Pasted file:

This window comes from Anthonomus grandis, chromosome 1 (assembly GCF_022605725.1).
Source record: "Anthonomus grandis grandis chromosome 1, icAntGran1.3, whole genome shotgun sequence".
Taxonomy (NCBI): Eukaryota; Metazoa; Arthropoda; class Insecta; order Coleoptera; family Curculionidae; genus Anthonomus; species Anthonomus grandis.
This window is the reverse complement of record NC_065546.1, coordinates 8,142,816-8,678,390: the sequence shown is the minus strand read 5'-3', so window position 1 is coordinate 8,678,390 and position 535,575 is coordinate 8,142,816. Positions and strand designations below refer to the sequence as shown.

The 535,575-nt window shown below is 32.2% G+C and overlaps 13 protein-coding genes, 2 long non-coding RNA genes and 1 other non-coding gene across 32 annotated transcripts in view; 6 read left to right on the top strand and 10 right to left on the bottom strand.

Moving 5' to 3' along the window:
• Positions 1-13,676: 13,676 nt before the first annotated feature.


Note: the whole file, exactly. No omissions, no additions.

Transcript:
This window comes from Anthonomus grandis, chromosome 1 (assembly GCF_022605725.1).
Source record: "Anthonomus grandis grandis chromosome 1, icAntGran1.3, whole genome shotgun sequence".
Taxonomy (NCBI): Eukaryota; Metazoa; Arthropoda; class Insecta; order Coleoptera; family Curculionidae; genus Anthonomus; species Anthonomus grandis.
This window is the reverse complement of record NC_065546.1, coordinates 8,142,816-8,678,390: the sequence shown is the minus strand read 5'-3', so window position 1 is coordinate 8,678,390 and position 535,575 is coordinate 8,142,816. Positions and strand designations below refer to the sequence as shown.

The 535,575-nt window shown below is 32.2% G+C and overlaps 13 protein-coding genes, 2 long non-coding RNA genes and 1 other non-coding gene across 32 annotated transcripts in view; 6 read left to right on the top strand and 10 right to left on the bottom strand.

Moving 5' to 3' along the window:
• Positions 1-13,676: 13,676 nt before the first annotated feature.